Ruby Flipper

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Ruby Flipper were a multiracial, mixed-sex dance troupe who performed dance routines to songs in the UK Singles Chart on the BBC television series Top of the Pops in 1976.[1]

Members[edit]

The original Ruby Flipper line-up consisted of four female dancers and three male dancers:

  • Lulu Cartwright[2]
  • Cherry Gillespie
  • Phillip Haigh (sometimes credited as Phillip Steggles)[3]
  • Patti Hammond[2]
  • Sue Menhenick[2]
  • Floyd Pearce[4]
  • Gavin Trace[4]

The troupe made their TOTP debut on 6 May 1976,[5] performing a dance routine to The Stylistics' version of "Can't Help Falling In Love".[3]

Origins[edit]

As a replacement for Pan's People, choreographer Flick Colby decided to put together a new troupe which would feature both male and female dancers.[3] In a BBC interview, co-manager Ruth Pearson added, "Pan's People had been around for about eight years and it felt like it was time for a concept change."[6]

Auditions for the troupe took place at the Dance Centre in London's Covent Garden following press advertisements.[7] The final line-up was chosen in March 1976 and began a period of rehearsal before their first appearance on Top of the Pops.[3]

Colby and Pearson chose the name "Ruby Flipper" for the new team, a supposed combination of their personal names (RUBY FLIPPER = RUth PEaRson + FLIck colBY +P).[8] Former Pan's People members, Cherry Gillespie and Sue Menhenick, were invited to join the new TOTP dance troupe.

Demise[edit]

However, the troupe were not retained as the resident dancers on Top of the Pops for long. Haigh recalled, "They didn't really give a clear reason why, but they just said that it had been decided that 'Ruby Flipper will be coming to an end and that they'd be looking for a new group'."[9]

According to Colby, Bill Cotton advised her and Pearson to disband Ruby Flipper in favour of a new all-girl company: "...He said he didn't like the concept and that he wanted a girl group back on the show. I was told to reform an all-girl group - or quit."[10]

Changes to the line-up of Ruby Flipper occurred during their time on Top of the Pops. Trace last appeared as part of the line-up on 15 July 1976; his final routine being Tavares' Heaven Must Be Missing an Angel. Gillespie also left the troupe in September 1976; her last performance was The Ritchie Family's "The Best Disco in Town" on 30 September 1976.

By the autumn of 1976, Colby and Pearson decided to disband Ruby Flipper and return to the all-female dance troupe formula of Pan's People with a new sextet, Legs & Co.. Ruby Flipper made their final Top of the Pops appearance on 14 October 1976 as a quintet, with a routine to Wild Cherry's "Play That Funky Music".[10]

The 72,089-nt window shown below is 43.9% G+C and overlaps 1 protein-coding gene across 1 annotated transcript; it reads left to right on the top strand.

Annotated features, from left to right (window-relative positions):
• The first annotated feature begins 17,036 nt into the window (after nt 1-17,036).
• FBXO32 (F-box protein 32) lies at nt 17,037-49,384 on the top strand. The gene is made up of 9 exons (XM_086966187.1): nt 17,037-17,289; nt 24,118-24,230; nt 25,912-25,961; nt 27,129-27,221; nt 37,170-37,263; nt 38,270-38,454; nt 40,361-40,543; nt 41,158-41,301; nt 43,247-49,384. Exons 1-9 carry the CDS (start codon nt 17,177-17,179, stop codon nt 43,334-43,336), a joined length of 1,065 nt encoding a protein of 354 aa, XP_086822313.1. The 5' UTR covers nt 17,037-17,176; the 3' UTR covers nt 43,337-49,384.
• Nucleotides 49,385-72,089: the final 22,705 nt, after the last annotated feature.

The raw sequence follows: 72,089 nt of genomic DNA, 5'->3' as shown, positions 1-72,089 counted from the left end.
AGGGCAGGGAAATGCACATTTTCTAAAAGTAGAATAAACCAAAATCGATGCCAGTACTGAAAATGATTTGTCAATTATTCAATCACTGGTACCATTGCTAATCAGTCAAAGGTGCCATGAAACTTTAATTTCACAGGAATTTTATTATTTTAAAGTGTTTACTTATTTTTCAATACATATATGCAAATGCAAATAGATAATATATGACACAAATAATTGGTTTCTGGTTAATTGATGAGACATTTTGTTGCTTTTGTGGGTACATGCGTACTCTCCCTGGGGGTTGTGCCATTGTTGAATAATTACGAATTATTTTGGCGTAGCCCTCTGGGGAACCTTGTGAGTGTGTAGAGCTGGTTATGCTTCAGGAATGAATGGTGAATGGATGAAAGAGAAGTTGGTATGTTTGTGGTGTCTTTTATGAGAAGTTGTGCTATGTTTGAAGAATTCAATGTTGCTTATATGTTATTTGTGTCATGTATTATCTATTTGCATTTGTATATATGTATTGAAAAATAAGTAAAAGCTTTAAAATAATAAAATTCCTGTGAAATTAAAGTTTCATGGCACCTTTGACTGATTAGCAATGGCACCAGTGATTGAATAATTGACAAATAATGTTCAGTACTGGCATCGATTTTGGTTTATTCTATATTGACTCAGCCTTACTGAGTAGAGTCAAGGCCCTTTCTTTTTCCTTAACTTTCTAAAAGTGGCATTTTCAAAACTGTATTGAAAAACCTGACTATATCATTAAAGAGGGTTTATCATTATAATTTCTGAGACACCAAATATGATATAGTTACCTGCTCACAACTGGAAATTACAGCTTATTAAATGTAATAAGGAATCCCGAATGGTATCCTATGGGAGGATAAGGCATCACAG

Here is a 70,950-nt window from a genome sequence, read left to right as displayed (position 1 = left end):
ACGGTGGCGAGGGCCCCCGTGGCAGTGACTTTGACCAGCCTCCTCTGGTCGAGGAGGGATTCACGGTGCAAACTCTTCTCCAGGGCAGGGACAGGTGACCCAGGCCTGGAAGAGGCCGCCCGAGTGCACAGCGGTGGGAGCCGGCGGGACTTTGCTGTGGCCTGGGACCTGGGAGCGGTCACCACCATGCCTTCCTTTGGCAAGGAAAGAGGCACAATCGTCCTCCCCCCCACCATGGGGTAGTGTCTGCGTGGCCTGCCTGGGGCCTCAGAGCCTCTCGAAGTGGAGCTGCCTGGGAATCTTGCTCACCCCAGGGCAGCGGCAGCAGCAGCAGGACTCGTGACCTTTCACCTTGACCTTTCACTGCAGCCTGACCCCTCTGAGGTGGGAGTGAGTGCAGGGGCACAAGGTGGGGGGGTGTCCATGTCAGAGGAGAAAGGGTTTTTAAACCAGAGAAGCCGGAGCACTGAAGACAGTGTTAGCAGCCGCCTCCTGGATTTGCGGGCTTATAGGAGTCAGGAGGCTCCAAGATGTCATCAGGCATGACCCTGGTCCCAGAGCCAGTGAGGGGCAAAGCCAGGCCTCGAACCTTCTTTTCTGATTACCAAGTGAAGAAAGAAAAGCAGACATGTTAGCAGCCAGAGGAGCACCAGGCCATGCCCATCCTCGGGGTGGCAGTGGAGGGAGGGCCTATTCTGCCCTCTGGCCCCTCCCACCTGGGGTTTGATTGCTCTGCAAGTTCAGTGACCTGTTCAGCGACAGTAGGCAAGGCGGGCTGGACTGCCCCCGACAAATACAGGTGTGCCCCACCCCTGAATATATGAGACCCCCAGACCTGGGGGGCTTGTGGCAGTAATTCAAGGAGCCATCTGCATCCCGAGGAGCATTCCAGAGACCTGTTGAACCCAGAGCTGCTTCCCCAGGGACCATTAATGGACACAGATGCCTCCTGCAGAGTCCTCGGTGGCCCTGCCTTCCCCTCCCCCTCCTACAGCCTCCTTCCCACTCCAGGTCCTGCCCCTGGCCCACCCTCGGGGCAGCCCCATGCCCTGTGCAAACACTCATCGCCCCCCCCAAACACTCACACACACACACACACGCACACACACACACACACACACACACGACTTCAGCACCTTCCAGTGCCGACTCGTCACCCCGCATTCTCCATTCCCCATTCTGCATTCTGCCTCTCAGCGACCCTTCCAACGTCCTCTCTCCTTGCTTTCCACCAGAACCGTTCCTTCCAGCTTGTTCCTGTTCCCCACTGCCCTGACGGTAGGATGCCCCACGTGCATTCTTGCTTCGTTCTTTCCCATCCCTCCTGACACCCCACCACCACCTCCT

Life after TOTP[edit]

The two male dancers in the final line-up, Haigh and Pearce, continued their dancing careers.

Pearce was invited back to dance on TOTP for at least nine routines with Legs & Co. in the next two years, in routines to:

Pearce also appeared along with Legs and Co for two dance numbers dancing to The Real Thing's "Let's Go Disco" and Odyssey's "Native New Yorker" in the film "The Stud" in 1978, as well as dancing with Legs and Co to The Bee Gees' "Night Fever" on Larry Grayson's Generation Game and as a dancer in the Dougie Squires troupe that backed the singer Lulu in her segments of the Les Dawson Show that same year. He joined the dance troupe Hot Gossip and from July 1978 could be seen in their routines that featured on Kenny Everett's shows (in series one, three and four on ITV and series 6 on the BBC) He stayed with Hot Gossip until they disbanded at the end of 1986, occasionally singing lead vocals to songs in stage shows and videos, as well as dancing. In 1980 he danced with Hot Gossip in the Village People's film Can't Stop The Music' and also had a small part dancing in the Monty Python Film 'The Meaning of Life'. He also sang with a variety of celebrities and minor celebrities on the charity single Doctor in Distress in 1985, a song which campaigned to have the Doctor Who series returned to television, as it was on hiatus at that point.

Until 1981 and the introduction of Zoo, the resident TOTP dance troupe would remain exclusively female. The three remaining female dancers; Cartwright, Hammond and Menhenick; became part of the line-up for Legs & Co., who made their debut the week after Ruby Flipper's last performance and remained as part of the resident TOTP dance troupe until October 1981.

References[edit]

  1. ^ BBCi: TOTP2 - Ruby Flipper; accessed 12 April 2011
  2. ^ a b c BBCi: TOTP2 - Legs and Co; accessed 11 April 2011
  3. ^ a b c d BBCi: TOTP2 - Interviews, Phillip Steggles; accessed 11 April 2011
  4. ^ a b BBCi: TOTP2 - Interviews, Phillip Steggles; accessed 11 April 2011
  5. ^ BFI Online Database; accessed 12 April 2011
  6. ^ BBCi: TOTP2 - Interviews, Ruth Pearson; accessed 12 April 2011
  7. ^ BBCi: TOTP2 - Interviews, Lulu Cartwright; accessed 11 April 2011
  8. ^ Simpson, J., (2002), Top of the Pops: 1964-2002, London, BBC Worldwide, p.44
  9. ^ BBCi: TOTP2 - Interviews, Phillip Steggles; accessed 11 April 2011
  10. ^ a b Simpson, p.45

Bibliography[edit]

Simpson, J., (2002), Top of the Pops: 1964-2002, London, BBC Worldwide

External links[edit]

Preceded by
Pan's People
Top of the Pops dance troupes
1976
Succeeded by
Legs & Co.